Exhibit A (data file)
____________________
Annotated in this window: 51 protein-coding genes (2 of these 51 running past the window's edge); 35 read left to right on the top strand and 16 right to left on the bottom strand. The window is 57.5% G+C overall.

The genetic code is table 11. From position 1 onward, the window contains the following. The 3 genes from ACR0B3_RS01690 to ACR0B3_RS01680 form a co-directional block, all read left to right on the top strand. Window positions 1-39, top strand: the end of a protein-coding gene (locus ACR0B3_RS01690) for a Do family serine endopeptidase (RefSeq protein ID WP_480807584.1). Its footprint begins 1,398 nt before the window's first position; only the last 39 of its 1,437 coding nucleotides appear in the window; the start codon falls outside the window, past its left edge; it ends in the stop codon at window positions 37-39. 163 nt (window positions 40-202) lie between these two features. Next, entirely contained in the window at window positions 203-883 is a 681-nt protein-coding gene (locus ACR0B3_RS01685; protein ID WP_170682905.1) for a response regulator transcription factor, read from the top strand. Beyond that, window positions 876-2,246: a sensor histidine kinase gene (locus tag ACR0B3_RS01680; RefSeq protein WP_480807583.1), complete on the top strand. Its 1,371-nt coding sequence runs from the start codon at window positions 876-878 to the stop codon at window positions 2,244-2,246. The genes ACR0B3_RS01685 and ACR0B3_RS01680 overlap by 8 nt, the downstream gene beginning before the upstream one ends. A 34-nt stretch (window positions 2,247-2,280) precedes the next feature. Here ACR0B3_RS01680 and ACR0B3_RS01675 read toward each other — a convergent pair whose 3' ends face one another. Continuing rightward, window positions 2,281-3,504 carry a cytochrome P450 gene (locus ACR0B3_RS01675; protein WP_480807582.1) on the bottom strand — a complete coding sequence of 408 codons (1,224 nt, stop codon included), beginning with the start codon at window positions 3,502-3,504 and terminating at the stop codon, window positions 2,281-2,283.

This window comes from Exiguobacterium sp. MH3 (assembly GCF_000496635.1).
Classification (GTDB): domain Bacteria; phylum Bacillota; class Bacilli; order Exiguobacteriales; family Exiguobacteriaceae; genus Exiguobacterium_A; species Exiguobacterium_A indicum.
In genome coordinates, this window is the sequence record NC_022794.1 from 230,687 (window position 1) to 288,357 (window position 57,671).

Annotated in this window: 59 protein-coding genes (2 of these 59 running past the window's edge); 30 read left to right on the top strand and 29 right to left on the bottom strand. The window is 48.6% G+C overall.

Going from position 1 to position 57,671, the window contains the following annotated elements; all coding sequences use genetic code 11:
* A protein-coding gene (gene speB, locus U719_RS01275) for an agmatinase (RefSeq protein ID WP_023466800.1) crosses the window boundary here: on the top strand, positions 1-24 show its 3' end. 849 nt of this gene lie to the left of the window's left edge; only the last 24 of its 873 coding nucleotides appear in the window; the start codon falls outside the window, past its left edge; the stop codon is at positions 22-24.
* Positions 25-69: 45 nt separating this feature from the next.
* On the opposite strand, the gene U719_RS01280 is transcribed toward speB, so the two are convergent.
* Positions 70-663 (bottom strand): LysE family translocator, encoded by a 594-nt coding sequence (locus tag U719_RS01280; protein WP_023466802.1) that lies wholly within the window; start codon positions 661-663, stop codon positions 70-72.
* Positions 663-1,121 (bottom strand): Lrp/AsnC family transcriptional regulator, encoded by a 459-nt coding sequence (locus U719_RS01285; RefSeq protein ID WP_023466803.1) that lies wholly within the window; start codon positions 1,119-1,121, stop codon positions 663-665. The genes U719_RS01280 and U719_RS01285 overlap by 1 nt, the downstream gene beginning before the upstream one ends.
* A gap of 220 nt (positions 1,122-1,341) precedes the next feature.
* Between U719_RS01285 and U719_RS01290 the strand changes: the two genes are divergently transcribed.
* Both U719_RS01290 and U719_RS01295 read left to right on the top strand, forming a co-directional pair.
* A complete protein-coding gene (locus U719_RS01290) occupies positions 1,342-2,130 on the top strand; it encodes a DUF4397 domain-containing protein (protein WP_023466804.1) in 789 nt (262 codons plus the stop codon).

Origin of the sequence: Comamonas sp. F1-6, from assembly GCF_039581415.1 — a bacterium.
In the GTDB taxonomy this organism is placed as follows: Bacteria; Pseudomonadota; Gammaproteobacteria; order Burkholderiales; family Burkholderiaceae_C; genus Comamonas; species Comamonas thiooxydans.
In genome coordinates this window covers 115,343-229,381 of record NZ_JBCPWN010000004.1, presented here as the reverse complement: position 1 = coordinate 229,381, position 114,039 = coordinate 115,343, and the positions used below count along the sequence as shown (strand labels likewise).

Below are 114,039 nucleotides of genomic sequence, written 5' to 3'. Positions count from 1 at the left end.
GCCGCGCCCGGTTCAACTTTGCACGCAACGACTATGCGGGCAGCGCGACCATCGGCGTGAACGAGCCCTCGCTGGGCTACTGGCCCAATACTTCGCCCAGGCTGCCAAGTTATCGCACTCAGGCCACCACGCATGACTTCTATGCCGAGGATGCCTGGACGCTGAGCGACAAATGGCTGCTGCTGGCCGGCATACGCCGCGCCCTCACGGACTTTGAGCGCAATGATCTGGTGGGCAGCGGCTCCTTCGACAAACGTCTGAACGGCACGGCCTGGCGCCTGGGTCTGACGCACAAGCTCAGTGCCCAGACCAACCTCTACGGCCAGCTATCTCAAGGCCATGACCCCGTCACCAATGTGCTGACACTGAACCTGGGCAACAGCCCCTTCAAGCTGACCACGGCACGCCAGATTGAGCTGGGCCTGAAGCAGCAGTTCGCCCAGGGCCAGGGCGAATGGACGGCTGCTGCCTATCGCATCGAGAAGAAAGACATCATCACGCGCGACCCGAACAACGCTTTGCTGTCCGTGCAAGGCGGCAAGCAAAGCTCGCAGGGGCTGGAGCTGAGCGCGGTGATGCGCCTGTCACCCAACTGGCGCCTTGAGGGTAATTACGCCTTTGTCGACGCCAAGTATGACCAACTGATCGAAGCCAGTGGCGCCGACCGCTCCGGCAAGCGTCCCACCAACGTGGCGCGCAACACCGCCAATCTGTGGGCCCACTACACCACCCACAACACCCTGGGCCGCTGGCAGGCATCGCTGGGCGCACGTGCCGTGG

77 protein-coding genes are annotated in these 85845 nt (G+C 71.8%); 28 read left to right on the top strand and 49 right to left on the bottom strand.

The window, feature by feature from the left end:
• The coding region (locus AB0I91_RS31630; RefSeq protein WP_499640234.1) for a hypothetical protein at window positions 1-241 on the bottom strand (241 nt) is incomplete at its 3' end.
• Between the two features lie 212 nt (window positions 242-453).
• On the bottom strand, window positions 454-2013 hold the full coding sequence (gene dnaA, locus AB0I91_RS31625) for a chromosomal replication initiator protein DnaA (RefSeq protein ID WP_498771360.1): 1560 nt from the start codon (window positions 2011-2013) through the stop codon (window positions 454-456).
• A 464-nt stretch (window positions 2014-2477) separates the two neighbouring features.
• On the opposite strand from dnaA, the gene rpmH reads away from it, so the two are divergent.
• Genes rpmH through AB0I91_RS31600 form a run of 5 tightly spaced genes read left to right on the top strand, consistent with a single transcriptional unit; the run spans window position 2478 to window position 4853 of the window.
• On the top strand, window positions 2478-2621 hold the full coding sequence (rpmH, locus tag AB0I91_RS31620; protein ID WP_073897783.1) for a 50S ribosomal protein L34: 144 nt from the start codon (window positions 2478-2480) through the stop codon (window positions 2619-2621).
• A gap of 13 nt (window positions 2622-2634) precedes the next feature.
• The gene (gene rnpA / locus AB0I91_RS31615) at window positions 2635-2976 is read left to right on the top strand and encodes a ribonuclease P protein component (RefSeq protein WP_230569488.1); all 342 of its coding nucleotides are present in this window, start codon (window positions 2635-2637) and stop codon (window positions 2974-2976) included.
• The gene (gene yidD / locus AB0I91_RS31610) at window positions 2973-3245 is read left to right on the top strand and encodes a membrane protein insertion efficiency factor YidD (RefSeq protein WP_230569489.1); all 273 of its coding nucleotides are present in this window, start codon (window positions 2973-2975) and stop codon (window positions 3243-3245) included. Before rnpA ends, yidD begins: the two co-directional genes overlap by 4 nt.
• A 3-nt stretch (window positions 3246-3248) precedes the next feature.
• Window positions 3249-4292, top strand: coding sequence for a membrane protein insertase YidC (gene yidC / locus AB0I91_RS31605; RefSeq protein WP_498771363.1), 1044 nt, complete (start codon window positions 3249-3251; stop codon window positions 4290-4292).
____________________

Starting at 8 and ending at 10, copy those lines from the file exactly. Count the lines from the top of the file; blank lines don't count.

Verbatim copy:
* A protein-coding gene (gene speB, locus U719_RS01275) for an agmatinase (RefSeq protein ID WP_023466800.1) crosses the window boundary here: on the top strand, positions 1-24 show its 3' end. 849 nt of this gene lie to the left of the window's left edge; only the last 24 of its 873 coding nucleotides appear in the window; the start codon falls outside the window, past its left edge; the stop codon is at positions 22-24.
* Positions 25-69: 45 nt separating this feature from the next.
* On the opposite strand, the gene U719_RS01280 is transcribed toward speB, so the two are convergent.